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What's next for smart energy? Urbanova may provide answers

Submitted by scc partner on May 5, 2017

The world of energy has changed dramatically over the past decade. What will it look like in another 10 years? It may look like Urbanova, a living lab in Washington state.

Itron, a Global Lead Partner of the Council, is one of the founders of this community of the future. Renewable energy sources are one of the big factors behind the overall transformation and Urbanova has them covered from solar panels to microgrids to battery storage.

But the community isn’t just about technology. It’s also about improving the lives of people who live and work there. Deployment is under way now and it’s a project that’s worth following to uncover insights that you may want to use in your own community. — Kevin Ebi

By Itron

This year is shaping up to be a busy one in Spokane, Washington. Urbanova, a consortium of partners, including the local utility, area technology companies, higher education and the city, has begun to lay plans for and test a broad portfolio of smart city technologies that range from microgrids and solar energy to smart streetlights and medical device monitoring.

This activity is focused on a 770-acre area near downtown Spokane known as “The University District,” where these technologies will be deployed initially. Partners, including Avista, the City of Spokane, Itron, McKinstry, Washington State University, and the University District Development Association have joined forces to form Urbanova, with the mission to create a smart city living laboratory and proving ground in the heart of Spokane.  Urbanova is focused on applying technology and data to improve urban life in five areas:

  • Healthier citizens: Data, research and tools that will positively impact public health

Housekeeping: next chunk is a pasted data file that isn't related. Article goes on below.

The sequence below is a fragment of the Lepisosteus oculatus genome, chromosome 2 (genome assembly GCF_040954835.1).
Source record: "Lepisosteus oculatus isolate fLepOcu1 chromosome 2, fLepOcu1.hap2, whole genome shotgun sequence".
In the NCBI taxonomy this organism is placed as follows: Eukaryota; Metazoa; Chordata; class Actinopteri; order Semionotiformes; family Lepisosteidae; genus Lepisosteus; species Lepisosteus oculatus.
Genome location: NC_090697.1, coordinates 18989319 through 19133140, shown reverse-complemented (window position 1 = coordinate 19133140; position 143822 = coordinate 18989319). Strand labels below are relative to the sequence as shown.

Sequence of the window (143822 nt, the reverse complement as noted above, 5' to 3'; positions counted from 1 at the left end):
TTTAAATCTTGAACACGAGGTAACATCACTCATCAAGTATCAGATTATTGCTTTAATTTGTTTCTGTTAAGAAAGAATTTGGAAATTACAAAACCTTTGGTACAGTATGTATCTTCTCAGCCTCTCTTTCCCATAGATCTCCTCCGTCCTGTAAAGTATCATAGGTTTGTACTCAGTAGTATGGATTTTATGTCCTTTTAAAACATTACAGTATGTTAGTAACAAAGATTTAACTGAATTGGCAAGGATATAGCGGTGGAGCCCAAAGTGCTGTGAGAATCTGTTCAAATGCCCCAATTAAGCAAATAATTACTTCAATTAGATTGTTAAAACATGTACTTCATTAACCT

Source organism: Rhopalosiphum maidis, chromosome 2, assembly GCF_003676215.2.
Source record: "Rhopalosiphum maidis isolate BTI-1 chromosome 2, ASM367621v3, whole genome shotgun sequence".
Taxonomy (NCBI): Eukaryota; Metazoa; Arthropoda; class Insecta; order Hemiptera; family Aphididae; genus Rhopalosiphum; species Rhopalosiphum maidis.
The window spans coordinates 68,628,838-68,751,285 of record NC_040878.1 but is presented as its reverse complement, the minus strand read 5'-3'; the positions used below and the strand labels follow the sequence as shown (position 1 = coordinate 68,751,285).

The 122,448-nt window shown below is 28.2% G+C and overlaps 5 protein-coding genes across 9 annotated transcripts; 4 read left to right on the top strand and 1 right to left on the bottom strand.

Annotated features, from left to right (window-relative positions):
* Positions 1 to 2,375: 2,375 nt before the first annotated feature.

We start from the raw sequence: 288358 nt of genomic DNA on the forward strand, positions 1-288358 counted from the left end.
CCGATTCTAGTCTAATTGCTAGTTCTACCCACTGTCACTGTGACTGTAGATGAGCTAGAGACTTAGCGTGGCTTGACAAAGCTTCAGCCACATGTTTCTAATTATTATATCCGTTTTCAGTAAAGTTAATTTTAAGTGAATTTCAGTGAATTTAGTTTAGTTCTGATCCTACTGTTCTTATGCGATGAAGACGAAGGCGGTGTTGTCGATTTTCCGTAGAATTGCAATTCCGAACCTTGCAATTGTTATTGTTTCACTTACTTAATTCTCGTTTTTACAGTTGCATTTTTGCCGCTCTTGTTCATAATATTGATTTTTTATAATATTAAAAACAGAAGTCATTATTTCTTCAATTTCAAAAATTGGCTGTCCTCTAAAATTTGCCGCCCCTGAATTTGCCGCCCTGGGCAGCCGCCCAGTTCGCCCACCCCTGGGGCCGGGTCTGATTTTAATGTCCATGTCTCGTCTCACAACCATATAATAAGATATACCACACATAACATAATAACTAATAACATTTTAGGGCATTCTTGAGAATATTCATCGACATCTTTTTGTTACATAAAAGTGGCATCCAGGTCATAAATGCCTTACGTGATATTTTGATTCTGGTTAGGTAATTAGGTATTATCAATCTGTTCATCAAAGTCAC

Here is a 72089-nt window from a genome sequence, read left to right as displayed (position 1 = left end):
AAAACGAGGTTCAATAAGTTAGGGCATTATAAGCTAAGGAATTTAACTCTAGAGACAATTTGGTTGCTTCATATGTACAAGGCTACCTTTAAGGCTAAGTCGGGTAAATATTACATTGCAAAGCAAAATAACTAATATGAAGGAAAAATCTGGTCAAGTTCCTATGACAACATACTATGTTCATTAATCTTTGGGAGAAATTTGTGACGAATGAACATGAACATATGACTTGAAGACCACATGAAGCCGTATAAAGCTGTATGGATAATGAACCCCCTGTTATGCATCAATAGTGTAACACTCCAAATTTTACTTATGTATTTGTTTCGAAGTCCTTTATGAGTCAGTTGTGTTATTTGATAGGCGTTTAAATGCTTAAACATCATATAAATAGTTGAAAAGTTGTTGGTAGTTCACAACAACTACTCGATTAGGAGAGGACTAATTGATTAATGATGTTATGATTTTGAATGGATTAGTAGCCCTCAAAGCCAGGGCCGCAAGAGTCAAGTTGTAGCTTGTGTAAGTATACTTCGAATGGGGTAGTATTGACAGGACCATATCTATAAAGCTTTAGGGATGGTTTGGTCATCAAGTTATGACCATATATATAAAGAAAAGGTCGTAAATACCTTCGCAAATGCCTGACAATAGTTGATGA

• Safer neighborhoods: Tools and data that will support public safety and livability
  • Smarter infrastructure: Systems that work better and more efficiently
  • More sustainable environment: Projects that help to increase conservation and support a healthy environment
  • Stronger economy: Increased investment in the region and opportunities for developers, entrepreneurs, researchers and community partners

The smart city initiative entered field trials earlier this year when Avista began installing smart and connected streetlights in The University District. The pilot underway includes the addition of sensor packages to LED streetlights. These sensors will play a critical role in the human-scale urban air quality research, measuring the quality of air and other environmental factors at different sensor points throughout the district to assess air quality’s role in a healthy city. A second pilot launching in fall 2017 will include installing LED fixtures with dimming capabilities to increase energy efficiency and other goals.

Later this year, Avista will begin work on a project it refers to as the “Shared Energy Economy.” This model pilot will combine a variety of assets, including a microgrid, solar and other forms of distributed generation, battery storage, smart meters, energy management systems in buildings and more. The purpose of the project is to demonstrate how the Shared Energy Economy can benefit consumers, businesses, the utility and the environment by optimizing the use of these assets based on customer needs and grid conditions.     

“It’s a fascinating time to be involved in the energy industry. We know new technologies will continue to change the energy landscape. If you ask why Avista is one of Urbanova’s founding partners, the answer is simple: Avista is embracing change, and we want to be a leader during times of change,” said Heather Rosentrater, Avista vice president of energy delivery.  “With our Urbanova partners, we are working together to create a living laboratory to design cities for the future.”